Face Panties

I bought some washable masks for everyday outings. My neighbor took one look at them in the laundry and instantly labeled them...

Some years ago I was enjoying another visit to Japan when I noticed ordinary people wearing face masks. It wasn’t everyone. And it wasn’t all the time. But it was common enough that no one seemed to notice or care.

It was a normal thing in Japanese culture. And it was primarily about protecting the larger community, not just the person wearing the mask.


I’ve had cases of N95 masks on hand for years. At first they were useful when I did woodworking projects to keep from breathing in sawdust and fumes. Then we had repeated waves of massive forest fires year after year and the N95 masks came in handy to help manage the smoke. Now we have COVID-19. The fashion du jour is to not wear N95s unless they’re being used in a medical capacity, so I bought some washable masks for everyday outings. My neighbor took one look at them in the laundry and instantly labeled them “face panties.” Bing! Meme. Hashtag. Zeitgeist.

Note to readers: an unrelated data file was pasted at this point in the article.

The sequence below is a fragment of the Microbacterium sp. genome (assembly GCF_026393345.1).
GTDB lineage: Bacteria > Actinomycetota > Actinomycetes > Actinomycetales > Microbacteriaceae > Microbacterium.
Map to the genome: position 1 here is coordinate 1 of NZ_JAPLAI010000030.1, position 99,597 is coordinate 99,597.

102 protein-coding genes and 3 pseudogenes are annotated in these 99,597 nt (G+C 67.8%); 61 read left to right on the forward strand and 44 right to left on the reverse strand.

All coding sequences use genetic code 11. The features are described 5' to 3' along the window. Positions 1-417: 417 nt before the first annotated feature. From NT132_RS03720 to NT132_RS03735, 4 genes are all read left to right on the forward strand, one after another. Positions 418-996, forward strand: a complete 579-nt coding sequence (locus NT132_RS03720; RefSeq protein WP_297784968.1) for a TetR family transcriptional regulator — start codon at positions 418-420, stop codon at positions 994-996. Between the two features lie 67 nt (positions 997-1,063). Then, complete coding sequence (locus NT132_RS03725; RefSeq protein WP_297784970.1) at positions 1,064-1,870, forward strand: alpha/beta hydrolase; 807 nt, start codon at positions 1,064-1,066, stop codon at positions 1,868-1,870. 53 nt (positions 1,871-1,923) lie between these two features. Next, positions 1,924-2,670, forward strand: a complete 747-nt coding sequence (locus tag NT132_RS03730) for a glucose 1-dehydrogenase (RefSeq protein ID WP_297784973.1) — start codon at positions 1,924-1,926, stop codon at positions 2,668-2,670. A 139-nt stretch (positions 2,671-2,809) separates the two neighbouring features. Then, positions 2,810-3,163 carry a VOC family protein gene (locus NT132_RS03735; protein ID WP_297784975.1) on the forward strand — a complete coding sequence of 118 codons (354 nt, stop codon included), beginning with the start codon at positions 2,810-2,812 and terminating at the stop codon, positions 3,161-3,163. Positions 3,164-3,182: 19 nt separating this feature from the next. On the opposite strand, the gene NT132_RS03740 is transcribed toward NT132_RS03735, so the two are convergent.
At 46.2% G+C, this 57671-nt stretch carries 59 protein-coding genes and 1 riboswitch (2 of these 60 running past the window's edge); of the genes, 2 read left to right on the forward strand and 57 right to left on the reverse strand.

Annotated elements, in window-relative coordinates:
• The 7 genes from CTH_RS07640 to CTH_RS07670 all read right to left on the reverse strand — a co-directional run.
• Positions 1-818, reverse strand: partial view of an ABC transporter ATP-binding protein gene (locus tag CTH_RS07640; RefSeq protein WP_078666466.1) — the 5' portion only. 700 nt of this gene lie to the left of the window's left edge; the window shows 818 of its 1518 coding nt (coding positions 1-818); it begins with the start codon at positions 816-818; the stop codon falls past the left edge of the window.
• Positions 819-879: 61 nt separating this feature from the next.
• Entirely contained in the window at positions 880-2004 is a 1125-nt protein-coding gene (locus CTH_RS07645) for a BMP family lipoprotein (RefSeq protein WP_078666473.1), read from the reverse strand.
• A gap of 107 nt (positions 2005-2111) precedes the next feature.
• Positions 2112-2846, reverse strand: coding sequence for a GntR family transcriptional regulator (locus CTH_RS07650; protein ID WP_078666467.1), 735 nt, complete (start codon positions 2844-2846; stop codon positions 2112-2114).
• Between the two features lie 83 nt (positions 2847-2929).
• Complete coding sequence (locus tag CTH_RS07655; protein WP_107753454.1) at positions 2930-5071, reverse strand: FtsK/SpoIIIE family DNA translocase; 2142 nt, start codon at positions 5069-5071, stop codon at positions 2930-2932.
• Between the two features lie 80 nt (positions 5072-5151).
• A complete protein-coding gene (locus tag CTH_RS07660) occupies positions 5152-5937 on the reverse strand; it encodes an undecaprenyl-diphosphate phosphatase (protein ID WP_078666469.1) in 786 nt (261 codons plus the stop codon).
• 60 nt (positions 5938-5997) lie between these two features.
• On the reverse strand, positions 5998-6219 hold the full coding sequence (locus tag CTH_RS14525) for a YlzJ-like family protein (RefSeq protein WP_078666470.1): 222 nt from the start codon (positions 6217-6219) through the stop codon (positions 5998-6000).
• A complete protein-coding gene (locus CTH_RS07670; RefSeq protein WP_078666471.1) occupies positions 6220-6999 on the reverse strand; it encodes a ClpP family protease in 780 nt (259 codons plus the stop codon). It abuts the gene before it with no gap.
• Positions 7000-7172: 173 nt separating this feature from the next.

There’s a particular strain of culture that sees any form of protective equipment as a sign of weakness and submission. The motorcycle helmet is the classic example. (Back in my university days I had a friend who was in medical school who referred to them as “donorcycles.”) What’s the point of being all butch in your crotch rocket if you negate the testosterone with a girlie helmet? The risk of accidental death or dismemberment is the whole point of being a rebel. #Face panties implies that anyone who wears one is a _________. I’ll let you fill in that blank.

In the American context there’s a deep distrust for central authority and a romantic vision of rugged individuals. But with very few exceptions most of us live pretty tame lives in highly constrained environments on quiet cul-de-sacs with vigilant home owners associations keeping tabs on everyone’s drapes and shrubbery. So we direct our need to be cowboys and outlaws in highly symbolic and irrelevant ways. I don’t have a horse in this race. But it is fascinating to watch.

This piece originally appeared on Granola Shotgun.

John Sanphillippo lives in San Francisco and blogs about urbanism, adaptation, and resilience at granolashotgun.com. He's a member of the Congress for New Urbanism, films videos for faircompanies.com, and is a regular contributor to Strongtowns.org. He earns his living by buying, renovating, and renting undervalued properties in places that have good long term prospects. He is a graduate of Rutgers University.